This blog continues our Lent 2021 series of reflections on the Franciscan Intellectual-Spiritual Tradition by a variety of women and men Franciscans.
The preceding prayer concluded Francis’s “A Letter to the Entire Order” and is as relevant a prayer for us in our days as it was for Francis in his. It is an especially invitational piece when we contemplate it in the spirit of Lent.
Francis begins this prayer, as he often does in other prayers, using superlative language to name God. He then shifts his focus to human beings, we “miserable ones.” It would be easy to misunderstand Francis here as someone who despises human beings. Instead, it is more accurate to see Francis as beginning with the vast chasm that separates creator and created; there is nothing that creation can do to diminish this distance.
Yet, as incapable as we are of meriting God’s grace, God still lavishes this upon us abundantly. Although finite beings are unable to perfect themselves, in a Franciscan anthropology the infinite being and goodness of God knows no limits. When Francis puts us (notice he uses “us”) in the boundless creativity of God’s tender hands, we can be wholly transformed even from our lowliest of states.
For Francis, Jesus is not only God incarnate—that is, God coming to us—but also the perfect model of discipleship—that is, our following God. Again, this prayer reminds us that we need God’s grace to follow in the footsteps of Christ, and the season of Lent especially reminds us that part of that walk includes the crucifixion. And we do well to contemplate the way the Franciscan tradition understands the crucifixion.
As the late friar and prolific scholar Kenan Osborne wrote in Thomas Nairn’s Franciscan Moral Vision, dominant within Christianity are the “victim” and “victor” interpretations of the crucifixion. The victim interpretation emphasizes Adam and Eve’s fall and humanity’s need for a blameless sacrifice in Christ. The victor interpretation amplifies the resurrection as the last word over sin and death. Osborne argues for a third interpretation, articulated by Scotus: revealer. In this interpretation, the crucifixion is the culmination of a single message: God love us. From the incarnation onward, Christ’s every action and word pointed to that message of love. The crucifixion is best understood, then, as the ultimate expression of love. God, in this understanding, acts first.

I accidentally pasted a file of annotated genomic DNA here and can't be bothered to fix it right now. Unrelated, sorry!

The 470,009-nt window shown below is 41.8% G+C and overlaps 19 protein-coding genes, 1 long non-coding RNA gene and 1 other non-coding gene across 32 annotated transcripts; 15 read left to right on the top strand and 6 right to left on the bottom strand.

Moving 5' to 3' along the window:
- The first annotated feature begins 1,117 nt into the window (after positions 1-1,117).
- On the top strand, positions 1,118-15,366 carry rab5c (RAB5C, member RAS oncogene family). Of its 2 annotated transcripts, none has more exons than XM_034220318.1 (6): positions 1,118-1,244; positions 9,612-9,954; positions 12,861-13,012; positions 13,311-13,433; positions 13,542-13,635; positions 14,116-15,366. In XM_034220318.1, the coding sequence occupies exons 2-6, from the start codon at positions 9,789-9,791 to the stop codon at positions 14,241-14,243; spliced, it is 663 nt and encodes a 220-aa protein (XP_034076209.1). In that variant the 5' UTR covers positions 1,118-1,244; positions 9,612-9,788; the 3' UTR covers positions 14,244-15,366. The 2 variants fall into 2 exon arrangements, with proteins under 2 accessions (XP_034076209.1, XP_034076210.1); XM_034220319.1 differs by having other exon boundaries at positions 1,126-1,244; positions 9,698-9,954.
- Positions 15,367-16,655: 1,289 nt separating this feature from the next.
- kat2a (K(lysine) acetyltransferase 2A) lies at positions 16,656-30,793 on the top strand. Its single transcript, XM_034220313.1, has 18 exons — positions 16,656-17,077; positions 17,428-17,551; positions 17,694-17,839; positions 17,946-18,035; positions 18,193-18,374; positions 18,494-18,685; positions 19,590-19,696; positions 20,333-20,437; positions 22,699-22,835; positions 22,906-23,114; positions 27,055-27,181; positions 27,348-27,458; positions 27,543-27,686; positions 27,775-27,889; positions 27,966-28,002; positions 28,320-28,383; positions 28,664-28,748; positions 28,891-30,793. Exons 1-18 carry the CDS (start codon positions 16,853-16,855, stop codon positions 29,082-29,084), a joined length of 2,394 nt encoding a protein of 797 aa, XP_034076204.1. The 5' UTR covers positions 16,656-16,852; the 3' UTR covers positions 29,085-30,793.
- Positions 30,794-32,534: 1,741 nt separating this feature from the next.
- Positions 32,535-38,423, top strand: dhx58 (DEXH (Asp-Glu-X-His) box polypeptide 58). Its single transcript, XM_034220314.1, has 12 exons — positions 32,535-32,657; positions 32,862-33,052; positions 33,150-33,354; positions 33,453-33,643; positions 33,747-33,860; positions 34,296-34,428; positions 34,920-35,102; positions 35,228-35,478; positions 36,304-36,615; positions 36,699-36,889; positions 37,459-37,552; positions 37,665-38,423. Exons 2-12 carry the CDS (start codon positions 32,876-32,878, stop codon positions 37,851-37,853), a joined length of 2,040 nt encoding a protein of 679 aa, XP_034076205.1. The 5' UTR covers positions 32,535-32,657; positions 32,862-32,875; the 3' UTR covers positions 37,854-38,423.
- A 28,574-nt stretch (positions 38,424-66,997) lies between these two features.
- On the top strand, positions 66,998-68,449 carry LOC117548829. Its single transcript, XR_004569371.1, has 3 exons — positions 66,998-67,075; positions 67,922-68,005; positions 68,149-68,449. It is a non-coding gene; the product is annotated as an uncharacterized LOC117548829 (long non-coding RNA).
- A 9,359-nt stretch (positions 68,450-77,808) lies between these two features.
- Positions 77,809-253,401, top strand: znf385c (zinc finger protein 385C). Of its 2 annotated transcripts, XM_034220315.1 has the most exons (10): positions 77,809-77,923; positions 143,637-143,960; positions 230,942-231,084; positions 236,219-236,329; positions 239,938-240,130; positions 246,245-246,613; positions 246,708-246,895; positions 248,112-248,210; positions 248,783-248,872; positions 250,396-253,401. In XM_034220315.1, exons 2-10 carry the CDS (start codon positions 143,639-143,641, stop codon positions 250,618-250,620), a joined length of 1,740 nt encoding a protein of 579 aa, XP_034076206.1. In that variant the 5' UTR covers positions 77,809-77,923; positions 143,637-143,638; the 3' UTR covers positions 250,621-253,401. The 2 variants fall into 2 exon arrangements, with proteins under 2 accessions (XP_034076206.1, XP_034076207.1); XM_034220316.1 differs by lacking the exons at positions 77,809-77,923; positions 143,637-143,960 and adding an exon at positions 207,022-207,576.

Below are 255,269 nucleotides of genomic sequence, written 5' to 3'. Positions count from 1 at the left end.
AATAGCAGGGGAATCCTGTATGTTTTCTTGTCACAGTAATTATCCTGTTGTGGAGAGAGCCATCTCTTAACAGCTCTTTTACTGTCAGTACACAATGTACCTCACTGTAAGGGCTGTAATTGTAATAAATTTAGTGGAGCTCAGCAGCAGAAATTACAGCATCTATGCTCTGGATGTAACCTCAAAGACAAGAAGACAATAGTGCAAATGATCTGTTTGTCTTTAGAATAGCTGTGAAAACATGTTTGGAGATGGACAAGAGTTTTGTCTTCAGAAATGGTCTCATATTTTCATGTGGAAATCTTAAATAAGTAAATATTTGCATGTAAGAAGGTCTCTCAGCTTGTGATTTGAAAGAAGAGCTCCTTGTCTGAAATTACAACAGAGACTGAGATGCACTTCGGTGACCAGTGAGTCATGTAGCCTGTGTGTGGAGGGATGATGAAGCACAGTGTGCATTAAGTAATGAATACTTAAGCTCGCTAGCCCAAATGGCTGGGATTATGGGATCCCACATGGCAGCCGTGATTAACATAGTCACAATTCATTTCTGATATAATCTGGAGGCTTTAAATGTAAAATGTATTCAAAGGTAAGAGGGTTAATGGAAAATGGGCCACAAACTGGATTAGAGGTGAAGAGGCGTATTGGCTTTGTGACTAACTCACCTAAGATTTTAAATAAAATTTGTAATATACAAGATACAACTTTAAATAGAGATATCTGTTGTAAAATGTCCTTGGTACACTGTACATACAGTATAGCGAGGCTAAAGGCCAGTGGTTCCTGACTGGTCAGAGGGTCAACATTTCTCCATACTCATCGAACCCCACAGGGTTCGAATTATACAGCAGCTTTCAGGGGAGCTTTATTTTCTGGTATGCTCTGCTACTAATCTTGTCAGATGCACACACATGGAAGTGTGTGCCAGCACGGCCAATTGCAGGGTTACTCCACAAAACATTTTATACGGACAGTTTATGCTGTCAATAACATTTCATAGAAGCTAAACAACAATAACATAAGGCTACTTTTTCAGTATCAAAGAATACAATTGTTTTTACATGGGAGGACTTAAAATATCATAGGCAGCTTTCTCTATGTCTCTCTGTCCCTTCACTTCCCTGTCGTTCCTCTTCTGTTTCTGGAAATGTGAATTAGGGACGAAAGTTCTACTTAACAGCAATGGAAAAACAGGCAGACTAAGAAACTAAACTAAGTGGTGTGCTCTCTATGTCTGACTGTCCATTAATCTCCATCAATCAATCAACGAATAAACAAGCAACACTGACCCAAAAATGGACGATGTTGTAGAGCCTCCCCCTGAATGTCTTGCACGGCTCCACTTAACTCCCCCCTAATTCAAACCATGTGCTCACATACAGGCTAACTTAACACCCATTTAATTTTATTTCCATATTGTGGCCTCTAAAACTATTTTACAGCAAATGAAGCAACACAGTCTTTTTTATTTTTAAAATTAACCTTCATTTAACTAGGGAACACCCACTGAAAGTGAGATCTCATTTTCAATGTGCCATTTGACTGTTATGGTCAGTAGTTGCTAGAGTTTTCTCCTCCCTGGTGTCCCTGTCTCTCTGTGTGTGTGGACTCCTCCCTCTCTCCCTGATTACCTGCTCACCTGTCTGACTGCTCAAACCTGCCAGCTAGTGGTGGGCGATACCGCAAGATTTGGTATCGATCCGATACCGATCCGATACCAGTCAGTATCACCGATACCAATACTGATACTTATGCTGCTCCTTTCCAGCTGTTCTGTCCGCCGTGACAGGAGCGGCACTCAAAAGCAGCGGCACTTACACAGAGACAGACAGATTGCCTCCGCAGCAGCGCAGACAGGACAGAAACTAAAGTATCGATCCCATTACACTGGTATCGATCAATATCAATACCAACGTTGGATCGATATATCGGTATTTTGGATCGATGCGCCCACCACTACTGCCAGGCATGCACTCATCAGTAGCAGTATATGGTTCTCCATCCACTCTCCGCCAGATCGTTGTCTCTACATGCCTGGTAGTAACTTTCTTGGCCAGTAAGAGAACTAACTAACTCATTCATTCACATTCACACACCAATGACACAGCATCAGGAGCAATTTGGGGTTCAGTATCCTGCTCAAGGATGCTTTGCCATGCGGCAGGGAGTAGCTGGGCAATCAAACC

And each of the steps of our Lenten journey should bring us closer to Easter. In our prayer, fasting, and almsgiving, our hearts should be prepared to receive the promise of newness. The imagery Francis uses for the Holy Spirit is that of fire. This time of year, fire points us to the Paschal candle. Many churches distribute slender, white taper candles to those in attendance. We see that what begins as one small light in the darkness can give flame after flame, with the original fire never diminishing even while its light spreads all throughout the sanctuary.
And this is how the Holy Spirit prepares us over Lent to receive this Easter newness, generatively enkindling, refining, purifying. As we open our hearts through our Lenten observances, Francis invites the Spirit to go about the business of cleansing us inwardly, to rid us of any obstacles that prevent us from growing in greater holiness. The Spirit is also invited to illuminate our interior lives, to help us to see, think, imagine, and love in new ways. Finally, Francis desires that we be motivated by the Spirit, that our interior transformations manifest outwardly.
Francis’s prayer and my reflection both take the Trinity seriously. For the Franciscan tradition, the fact that God is Triune is not simply a dogma for the intellectual realm; the Trinity should have repercussions in our lives. Scripture and tradition establish key things. First, God is love. Second, as Trinity, God is in loving relationship with Godself. Finally, humankind was created in the image and likeness of a loving and relational God; this means we are most human when we are in loving relationship with God and one another.
Dr. Maureen Day is the assistant professor of religion and society at the Franciscan School of Theology and research fellow at the Center for Applied Research in the Apostolate (CARA) at Georgetown University. Her books and articles can be found in both Catholic and academic publications and include Catholic Activism Today (NYU Press 2020) and Young Adult American Catholics (Paulist Press 2018).